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China Does A New Take On Public Restrooms

How do you celebrate World Toilet Day in China? By rolling out new public restrooms, of course. Forget everything you know about public restrooms, because China has designed what it hopes is the restroom of the future. (At least in China.)

Sure, the new public restrooms contain sinks and toilets, but why stop there? Need cash? Use the ATM. Stressed out? Listen to a little Enya. On a road trip? Empty the trash from your car into the recycling containers you’ll find in the public restroom. And speaking of road trips, you probably aren’t the only one who needs a little break. Plug in your electric car into one of the charging stations while you relax, refresh and hit the vending machines inside. When you get into the stall, flip on the flat-screen TV and catch up on the day’s news or your favorite TV program. It’s all there, just waiting for you!

While this all sounds a little opulent, it’s also environmentally conscious … sort of. The toilets use wastewater from the sink for flushing, separate urine from solid waste at the toilet, and the bathrooms aren’t connected to a sewage system, per se. They have their own septic tanks, which will be pumped out weekly.

This public restroom design is a go. The Chinese government says it plans to install nearly 60,000 carbon copies of this setup around the country in the next three years. What’s the rush? China is hoping to capitalize on Western tourism leading up to and following the Olympics. China hosted the Olympics in 2008 and has won the right to host The Games again in 2022. Taking a lesson from the most recent Olympics in Sochi, when host country Russia took it on the chin for its bathrooms, China is getting its public restrooms in order before inviting the world over for some fun!

The Internet hasn’t been left out of this arrangement. There are tentative plans to use public restrooms as a “depot” of sorts for package delivery. It works like this: order something online. The retailer delivers it to a designated locker in a convenient public restroom, where the buyer retrieves it.

China’s new public restroom model has a little something for everyone. In more rural areas of the country, where power could be a problem, public restrooms can be outfitted with solar panels. Better still, the solid waste will be treated onsite and made safe enough for local farmers to use it for fertilizer.

The latest public restroom design in China is just one of many steps the country has taken to improve its sanitation. In the last quarter-century, China has upgraded toilet facilities for nearly 44% of its 1.36 billion citizens and has a plan in place to continue modernizing its sanitation infrastructure.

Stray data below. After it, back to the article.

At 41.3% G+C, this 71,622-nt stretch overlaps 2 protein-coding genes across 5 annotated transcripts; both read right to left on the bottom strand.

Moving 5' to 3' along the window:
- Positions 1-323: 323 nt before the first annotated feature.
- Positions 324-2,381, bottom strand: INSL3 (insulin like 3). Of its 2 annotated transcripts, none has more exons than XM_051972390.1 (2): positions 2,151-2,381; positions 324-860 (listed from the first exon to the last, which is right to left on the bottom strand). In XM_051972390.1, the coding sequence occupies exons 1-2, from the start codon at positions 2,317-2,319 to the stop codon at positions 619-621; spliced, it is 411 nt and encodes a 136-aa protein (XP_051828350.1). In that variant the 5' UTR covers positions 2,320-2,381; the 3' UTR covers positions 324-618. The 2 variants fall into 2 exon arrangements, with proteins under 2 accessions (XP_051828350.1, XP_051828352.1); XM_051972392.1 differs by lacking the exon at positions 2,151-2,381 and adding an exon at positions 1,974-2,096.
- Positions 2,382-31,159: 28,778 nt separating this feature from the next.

Happy World Toilet Day!

World Toilet Day 2014: Celebrate Clean Water

Living in the United States, it’s hard to imagine life without the basics, but about 2.5 billion people around the world – about one-fourth of the world’s population – literally don’t have a pot to … um… pee in. Without proper sanitation, some really unpleasant diseases can spread easily through the population. In addition, clean water sources quickly become contaminated, perpetuating the cycle of disease and death in affected areas.

According to the UN, more than 4,300 children per day die from causes related to poor sanitation. More than 1,000 children die from diarrheal diseases caused by poor sanitation. Lack of sanitation also damages the economic potential of an area and reduces school attendance, especially for girls.

About 1 billion people each day defecate in the open, a practice the UN would like to eliminate. India accounts for about 60% of open defecation. Open defecation allows serious diseases like cholera, polio, hepatitis, and typhoid to spread unchecked. According to the UN, fewer than half of the population in 46 countries in sub-Saharan Africa and southeast Asia have access to proper sanitation. While you might be tempted to think that the hardest hit areas are rural (they are), about three-quarters of billion people live in urban areas in these affected countries without access to sanitation, and this number has actually increased by about 50% since 1990.

Without the urban planning that has taken place in modern cities since the mid-1800’s, the United States (and major parts of the rest of the world) be in a similar situation. Boston was one of the first major cities in the US to adopt a system of clean, running water, sanitary sewers and sewage treatment. While these systems were neither simple nor inexpensive, they allowed cities like Boston (and the people who live in them) to flourish.

We take for granted the safety of our fresh water and sanitation systems, but World Toilet Day is an opportunity to remind ourselves of the very short distance between proper and improper sanitation. We at Boston Standard Plumbing & Heating are dedicated to creating and maintaining the healthiest Boston possible. In addition to fixing and maintaining your toilets and sewer connections, we can also recommend and install water-saving fixtures and innovative products that can improve the safety and comfort of your home.

Call us at Boston Standard Plumbing & Heating at (617) 288-2911 anytime. We offer true 24-hour emergency service for plumbing, heating and cooling repairs.